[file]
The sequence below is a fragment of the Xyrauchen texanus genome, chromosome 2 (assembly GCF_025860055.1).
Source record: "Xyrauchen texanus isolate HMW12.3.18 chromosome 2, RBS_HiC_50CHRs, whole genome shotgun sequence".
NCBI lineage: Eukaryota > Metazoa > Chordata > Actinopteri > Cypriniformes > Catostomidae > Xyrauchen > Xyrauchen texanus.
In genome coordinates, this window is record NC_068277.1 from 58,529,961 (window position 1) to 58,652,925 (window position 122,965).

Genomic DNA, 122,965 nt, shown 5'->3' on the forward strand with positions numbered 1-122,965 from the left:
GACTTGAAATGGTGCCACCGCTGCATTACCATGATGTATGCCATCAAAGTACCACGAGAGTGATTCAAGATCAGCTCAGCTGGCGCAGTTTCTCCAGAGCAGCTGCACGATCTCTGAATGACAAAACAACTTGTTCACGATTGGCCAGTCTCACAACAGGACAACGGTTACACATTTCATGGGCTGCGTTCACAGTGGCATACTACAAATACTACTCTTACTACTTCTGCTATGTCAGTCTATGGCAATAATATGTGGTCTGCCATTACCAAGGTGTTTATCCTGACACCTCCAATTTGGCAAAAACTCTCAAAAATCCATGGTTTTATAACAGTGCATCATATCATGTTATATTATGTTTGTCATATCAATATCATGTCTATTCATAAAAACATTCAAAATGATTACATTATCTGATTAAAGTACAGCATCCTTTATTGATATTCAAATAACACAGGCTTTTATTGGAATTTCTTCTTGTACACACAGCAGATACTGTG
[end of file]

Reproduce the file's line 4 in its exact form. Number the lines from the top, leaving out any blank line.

In genome coordinates, this window is record NC_068277.1 from 58,529,961 (window position 1) to 58,652,925 (window position 122,965).